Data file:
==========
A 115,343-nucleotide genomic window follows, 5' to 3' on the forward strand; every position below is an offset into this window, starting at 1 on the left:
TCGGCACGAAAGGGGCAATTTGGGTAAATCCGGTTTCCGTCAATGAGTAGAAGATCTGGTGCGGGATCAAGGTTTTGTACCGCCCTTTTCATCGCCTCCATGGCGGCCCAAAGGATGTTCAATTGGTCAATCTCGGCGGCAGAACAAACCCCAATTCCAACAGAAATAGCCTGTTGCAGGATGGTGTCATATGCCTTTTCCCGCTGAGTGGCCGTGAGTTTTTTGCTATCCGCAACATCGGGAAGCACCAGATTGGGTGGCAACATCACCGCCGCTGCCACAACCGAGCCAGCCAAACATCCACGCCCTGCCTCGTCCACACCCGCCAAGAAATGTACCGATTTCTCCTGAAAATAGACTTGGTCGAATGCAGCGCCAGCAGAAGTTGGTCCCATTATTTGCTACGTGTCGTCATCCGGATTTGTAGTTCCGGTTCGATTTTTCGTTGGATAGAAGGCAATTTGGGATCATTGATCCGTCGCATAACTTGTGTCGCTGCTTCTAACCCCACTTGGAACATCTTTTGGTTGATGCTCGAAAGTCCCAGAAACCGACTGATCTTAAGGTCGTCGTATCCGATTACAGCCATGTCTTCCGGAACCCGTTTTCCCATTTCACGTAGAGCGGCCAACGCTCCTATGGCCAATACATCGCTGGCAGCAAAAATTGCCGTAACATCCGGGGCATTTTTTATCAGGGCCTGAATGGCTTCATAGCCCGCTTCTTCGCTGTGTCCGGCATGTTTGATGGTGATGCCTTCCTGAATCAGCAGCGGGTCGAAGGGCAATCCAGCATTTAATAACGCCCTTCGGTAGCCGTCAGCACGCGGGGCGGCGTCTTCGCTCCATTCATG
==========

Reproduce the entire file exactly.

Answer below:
A 115,343-nucleotide genomic window follows, 5' to 3' on the forward strand; every position below is an offset into this window, starting at 1 on the left:
TCGGCACGAAAGGGGCAATTTGGGTAAATCCGGTTTCCGTCAATGAGTAGAAGATCTGGTGCGGGATCAAGGTTTTGTACCGCCCTTTTCATCGCCTCCATGGCGGCCCAAAGGATGTTCAATTGGTCAATCTCGGCGGCAGAACAAACCCCAATTCCAACAGAAATAGCCTGTTGCAGGATGGTGTCATATGCCTTTTCCCGCTGAGTGGCCGTGAGTTTTTTGCTATCCGCAACATCGGGAAGCACCAGATTGGGTGGCAACATCACCGCCGCTGCCACAACCGAGCCAGCCAAACATCCACGCCCTGCCTCGTCCACACCCGCCAAGAAATGTACCGATTTCTCCTGAAAATAGACTTGGTCGAATGCAGCGCCAGCAGAAGTTGGTCCCATTATTTGCTACGTGTCGTCATCCGGATTTGTAGTTCCGGTTCGATTTTTCGTTGGATAGAAGGCAATTTGGGATCATTGATCCGTCGCATAACTTGTGTCGCTGCTTCTAACCCCACTTGGAACATCTTTTGGTTGATGCTCGAAAGTCCCAGAAACCGACTGATCTTAAGGTCGTCGTATCCGATTACAGCCATGTCTTCCGGAACCCGTTTTCCCATTTCACGTAGAGCGGCCAACGCTCCTATGGCCAATACATCGCTGGCAGCAAAAATTGCCGTAACATCCGGGGCATTTTTTATCAGGGCCTGAATGGCTTCATAGCCCGCTTCTTCGCTGTGTCCGGCATGTTTGATGGTGATGCCTTCCTGAATCAGCAGCGGGTCGAAGGGCAATCCAGCATTTAATAACGCCCTTCGGTAGCCGTCAGCACGCGGGGCGGCGTCTTCGCTCCATTCATG